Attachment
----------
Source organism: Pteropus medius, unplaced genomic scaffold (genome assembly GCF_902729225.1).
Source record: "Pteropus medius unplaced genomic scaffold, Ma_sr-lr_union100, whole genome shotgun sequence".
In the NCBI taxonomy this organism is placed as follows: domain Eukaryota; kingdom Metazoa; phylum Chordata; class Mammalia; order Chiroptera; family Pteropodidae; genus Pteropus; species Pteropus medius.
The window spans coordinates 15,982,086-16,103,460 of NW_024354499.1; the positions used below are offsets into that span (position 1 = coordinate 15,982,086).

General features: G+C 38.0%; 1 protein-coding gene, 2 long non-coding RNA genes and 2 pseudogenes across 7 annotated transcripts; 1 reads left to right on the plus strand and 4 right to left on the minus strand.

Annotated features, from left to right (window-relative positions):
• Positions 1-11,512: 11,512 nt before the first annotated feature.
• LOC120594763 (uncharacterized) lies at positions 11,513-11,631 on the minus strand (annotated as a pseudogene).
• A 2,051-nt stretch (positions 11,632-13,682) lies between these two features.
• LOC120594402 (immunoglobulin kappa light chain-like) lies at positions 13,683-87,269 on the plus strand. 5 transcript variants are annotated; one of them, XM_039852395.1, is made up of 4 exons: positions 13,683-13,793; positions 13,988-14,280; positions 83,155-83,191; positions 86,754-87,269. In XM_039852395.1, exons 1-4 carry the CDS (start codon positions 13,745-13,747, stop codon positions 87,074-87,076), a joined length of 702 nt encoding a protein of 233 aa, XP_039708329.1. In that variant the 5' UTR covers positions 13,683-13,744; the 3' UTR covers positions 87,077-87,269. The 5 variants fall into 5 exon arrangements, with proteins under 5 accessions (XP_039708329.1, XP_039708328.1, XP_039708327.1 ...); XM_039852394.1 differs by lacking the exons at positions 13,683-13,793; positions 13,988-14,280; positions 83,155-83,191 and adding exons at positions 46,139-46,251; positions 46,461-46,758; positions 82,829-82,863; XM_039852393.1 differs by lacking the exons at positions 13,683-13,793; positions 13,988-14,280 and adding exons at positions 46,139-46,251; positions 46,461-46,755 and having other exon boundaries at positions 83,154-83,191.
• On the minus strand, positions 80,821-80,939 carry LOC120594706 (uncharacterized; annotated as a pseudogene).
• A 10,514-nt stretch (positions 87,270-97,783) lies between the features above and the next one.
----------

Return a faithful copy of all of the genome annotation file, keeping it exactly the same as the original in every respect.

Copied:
Source organism: Pteropus medius, unplaced genomic scaffold (genome assembly GCF_902729225.1).
Source record: "Pteropus medius unplaced genomic scaffold, Ma_sr-lr_union100, whole genome shotgun sequence".
In the NCBI taxonomy this organism is placed as follows: domain Eukaryota; kingdom Metazoa; phylum Chordata; class Mammalia; order Chiroptera; family Pteropodidae; genus Pteropus; species Pteropus medius.
The window spans coordinates 15,982,086-16,103,460 of NW_024354499.1; the positions used below are offsets into that span (position 1 = coordinate 15,982,086).

General features: G+C 38.0%; 1 protein-coding gene, 2 long non-coding RNA genes and 2 pseudogenes across 7 annotated transcripts; 1 reads left to right on the plus strand and 4 right to left on the minus strand.

Annotated features, from left to right (window-relative positions):
• Positions 1-11,512: 11,512 nt before the first annotated feature.
• LOC120594763 (uncharacterized) lies at positions 11,513-11,631 on the minus strand (annotated as a pseudogene).
• A 2,051-nt stretch (positions 11,632-13,682) lies between these two features.
• LOC120594402 (immunoglobulin kappa light chain-like) lies at positions 13,683-87,269 on the plus strand. 5 transcript variants are annotated; one of them, XM_039852395.1, is made up of 4 exons: positions 13,683-13,793; positions 13,988-14,280; positions 83,155-83,191; positions 86,754-87,269. In XM_039852395.1, exons 1-4 carry the CDS (start codon positions 13,745-13,747, stop codon positions 87,074-87,076), a joined length of 702 nt encoding a protein of 233 aa, XP_039708329.1. In that variant the 5' UTR covers positions 13,683-13,744; the 3' UTR covers positions 87,077-87,269. The 5 variants fall into 5 exon arrangements, with proteins under 5 accessions (XP_039708329.1, XP_039708328.1, XP_039708327.1 ...); XM_039852394.1 differs by lacking the exons at positions 13,683-13,793; positions 13,988-14,280; positions 83,155-83,191 and adding exons at positions 46,139-46,251; positions 46,461-46,758; positions 82,829-82,863; XM_039852393.1 differs by lacking the exons at positions 13,683-13,793; positions 13,988-14,280 and adding exons at positions 46,139-46,251; positions 46,461-46,755 and having other exon boundaries at positions 83,154-83,191.
• On the minus strand, positions 80,821-80,939 carry LOC120594706 (uncharacterized; annotated as a pseudogene).
• A 10,514-nt stretch (positions 87,270-97,783) lies between the features above and the next one.